ns2 3. Use a fine detailer brush to outline the nail around the free edge, side and cuticle with Gellux Black Onyx to create the frame and cure. Repeat to achieve a darker framed colour and cure.
ln 4. Finish with a coat of Gellux Top Gel and cure for 30 seconds.
Having impeccably well-maintained skin is definitely the way to go next season, as displayed on the AW12 catwalks, which demonstrated that tanning is not just for the summer season. Tanning specialist James Read has seen glistening, glowing skin become a staple through all the seasons and he believes there’s no better way to achieve this than by tan, moisturiser and skin finishing products.
He has seen matte skin envelop the catwalks but again with a twist. “It’s all about making skin look well, so matte skin still reflects the light,” says Read. Dewy natural skin was seen at Dolce and Gabbana and a more ethereal sheen was on display at Missoni.
Michael Kors, on the other hand, decided to showcase a reddened, sunburnt-looking glow for his models.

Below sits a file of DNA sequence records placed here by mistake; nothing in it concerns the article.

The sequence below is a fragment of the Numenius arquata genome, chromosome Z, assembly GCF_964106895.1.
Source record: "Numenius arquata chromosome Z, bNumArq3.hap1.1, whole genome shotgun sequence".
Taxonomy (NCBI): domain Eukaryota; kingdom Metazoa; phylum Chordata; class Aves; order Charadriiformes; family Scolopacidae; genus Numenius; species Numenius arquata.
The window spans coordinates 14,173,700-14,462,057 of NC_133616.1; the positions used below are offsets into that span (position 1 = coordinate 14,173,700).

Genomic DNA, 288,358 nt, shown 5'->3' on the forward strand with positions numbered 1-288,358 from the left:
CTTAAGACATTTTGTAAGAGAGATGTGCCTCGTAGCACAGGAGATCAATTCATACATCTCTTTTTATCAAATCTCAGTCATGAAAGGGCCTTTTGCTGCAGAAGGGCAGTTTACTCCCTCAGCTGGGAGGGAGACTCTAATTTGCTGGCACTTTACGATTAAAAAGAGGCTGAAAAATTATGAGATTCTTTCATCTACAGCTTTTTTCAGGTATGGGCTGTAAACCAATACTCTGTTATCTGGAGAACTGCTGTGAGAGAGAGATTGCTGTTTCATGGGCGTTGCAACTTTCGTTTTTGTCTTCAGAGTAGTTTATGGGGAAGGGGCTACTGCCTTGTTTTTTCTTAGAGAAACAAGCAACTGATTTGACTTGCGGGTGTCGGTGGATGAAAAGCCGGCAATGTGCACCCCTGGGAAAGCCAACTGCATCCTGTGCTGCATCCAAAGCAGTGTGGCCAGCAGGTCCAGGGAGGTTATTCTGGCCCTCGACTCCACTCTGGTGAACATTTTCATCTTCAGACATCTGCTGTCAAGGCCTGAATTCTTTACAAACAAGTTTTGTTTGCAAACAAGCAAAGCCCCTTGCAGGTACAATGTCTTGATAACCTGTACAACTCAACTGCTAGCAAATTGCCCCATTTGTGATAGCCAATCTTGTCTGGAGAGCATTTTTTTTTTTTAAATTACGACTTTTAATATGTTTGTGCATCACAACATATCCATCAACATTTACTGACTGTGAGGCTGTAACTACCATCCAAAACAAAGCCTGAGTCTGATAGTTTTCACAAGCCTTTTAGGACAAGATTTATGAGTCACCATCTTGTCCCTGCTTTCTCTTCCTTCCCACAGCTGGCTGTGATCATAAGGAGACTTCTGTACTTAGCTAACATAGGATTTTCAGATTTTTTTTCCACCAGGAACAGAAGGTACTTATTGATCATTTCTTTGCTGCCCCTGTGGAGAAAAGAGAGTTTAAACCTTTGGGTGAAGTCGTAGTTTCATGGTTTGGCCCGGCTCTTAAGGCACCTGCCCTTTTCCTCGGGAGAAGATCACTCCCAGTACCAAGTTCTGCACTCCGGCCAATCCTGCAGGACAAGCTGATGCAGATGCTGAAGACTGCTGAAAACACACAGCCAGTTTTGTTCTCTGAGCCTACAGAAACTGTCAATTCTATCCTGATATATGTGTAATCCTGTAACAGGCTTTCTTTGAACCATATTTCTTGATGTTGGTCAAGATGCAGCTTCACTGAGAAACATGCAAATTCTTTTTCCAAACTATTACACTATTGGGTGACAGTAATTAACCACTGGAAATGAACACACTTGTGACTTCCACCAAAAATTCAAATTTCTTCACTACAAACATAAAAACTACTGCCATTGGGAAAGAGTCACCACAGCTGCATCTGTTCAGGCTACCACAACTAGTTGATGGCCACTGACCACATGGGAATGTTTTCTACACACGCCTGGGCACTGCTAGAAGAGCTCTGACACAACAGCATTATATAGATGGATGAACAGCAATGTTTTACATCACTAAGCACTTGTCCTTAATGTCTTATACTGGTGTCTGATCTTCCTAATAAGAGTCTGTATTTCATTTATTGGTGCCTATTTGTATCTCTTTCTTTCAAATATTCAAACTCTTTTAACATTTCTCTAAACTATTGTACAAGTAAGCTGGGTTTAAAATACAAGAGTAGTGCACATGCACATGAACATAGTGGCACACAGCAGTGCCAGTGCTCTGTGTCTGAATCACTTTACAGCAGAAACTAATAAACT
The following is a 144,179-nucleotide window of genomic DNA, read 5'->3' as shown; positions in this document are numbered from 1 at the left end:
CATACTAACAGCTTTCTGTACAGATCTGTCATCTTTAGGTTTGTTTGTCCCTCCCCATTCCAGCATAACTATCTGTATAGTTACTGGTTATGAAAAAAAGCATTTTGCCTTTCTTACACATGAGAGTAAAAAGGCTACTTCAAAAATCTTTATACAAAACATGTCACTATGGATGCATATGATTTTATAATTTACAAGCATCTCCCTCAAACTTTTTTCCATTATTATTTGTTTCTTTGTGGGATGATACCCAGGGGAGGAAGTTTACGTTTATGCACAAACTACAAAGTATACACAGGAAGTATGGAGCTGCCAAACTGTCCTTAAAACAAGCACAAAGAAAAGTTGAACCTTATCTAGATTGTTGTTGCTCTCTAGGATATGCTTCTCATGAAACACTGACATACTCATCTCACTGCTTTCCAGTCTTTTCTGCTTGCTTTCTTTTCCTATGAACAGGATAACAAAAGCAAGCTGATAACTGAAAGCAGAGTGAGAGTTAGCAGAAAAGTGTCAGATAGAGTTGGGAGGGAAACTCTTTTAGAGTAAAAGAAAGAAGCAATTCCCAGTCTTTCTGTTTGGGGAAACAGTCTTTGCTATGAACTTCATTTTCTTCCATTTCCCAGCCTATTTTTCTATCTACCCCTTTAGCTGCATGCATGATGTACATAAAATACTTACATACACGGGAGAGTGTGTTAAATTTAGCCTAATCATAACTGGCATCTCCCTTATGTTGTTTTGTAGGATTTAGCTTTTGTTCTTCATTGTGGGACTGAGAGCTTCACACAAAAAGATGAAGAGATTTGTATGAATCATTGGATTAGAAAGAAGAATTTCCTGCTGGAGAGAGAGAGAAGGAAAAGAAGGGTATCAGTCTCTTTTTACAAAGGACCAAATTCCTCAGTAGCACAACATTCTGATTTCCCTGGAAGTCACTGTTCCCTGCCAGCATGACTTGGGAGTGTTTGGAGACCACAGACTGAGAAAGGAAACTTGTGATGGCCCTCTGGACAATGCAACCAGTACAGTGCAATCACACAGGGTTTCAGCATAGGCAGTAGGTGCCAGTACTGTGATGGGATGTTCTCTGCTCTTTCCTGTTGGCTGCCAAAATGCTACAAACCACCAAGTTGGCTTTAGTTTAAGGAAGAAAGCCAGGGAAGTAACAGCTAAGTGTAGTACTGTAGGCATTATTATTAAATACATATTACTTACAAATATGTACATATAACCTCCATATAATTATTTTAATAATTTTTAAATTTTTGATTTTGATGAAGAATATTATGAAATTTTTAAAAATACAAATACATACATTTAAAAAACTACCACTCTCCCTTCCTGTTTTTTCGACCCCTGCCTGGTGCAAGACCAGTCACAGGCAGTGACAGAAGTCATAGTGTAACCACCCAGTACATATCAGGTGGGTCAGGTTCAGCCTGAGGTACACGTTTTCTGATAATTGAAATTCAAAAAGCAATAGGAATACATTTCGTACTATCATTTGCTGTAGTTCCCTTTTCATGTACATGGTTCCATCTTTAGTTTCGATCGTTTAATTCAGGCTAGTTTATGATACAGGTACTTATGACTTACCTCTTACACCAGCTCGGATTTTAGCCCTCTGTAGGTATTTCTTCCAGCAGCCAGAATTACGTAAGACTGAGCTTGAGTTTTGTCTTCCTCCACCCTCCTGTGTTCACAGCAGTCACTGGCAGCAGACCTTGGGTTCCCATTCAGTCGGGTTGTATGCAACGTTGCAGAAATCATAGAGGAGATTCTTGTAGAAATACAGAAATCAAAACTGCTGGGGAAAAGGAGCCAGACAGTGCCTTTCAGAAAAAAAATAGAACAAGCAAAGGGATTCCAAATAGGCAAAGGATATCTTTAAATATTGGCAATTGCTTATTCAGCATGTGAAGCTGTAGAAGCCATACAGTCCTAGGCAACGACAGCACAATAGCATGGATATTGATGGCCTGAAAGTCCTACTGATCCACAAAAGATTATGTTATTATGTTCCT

For Read, AW12 is all about luxurious skin, which is almost cinematic. Working on the PPQ show with Lena White’s new tanning brand LDN: Skins, Read created a porcelain 1940s/1950s tan that plays tricks with the light.
“Hollywood shimmer is definitely on trend for the autumn season. This tan in particular works with any tone of skin and brings out the tan that you already have,” he says.
Get the look... Hollywood Sheen
Read wanted to create luxury skin with an art deco feel – channelling the likes of Elizabeth Taylor as Cleopatra. He said: “It’s all about the pin-up tan as people aspire to look like Hollywood actresses.”
This look, therefore, has a porcelain glow with a hint of colour, which makes the client look really well without looking like they have had a spray tan.
t1 1. Make sure you prepare the skin by exfoliating first. 
t2 2. To create the Hollywood sheen, layer on a matte tan with moisturiser. The LDN: Skins lotion works particularly well as the lotion goes on like a foundation, creating a matte look, but shimmers when held up to the light.
tfl 3. Finish off the skin with a highlighter on the collarbone, arms and fronts of the legs. PB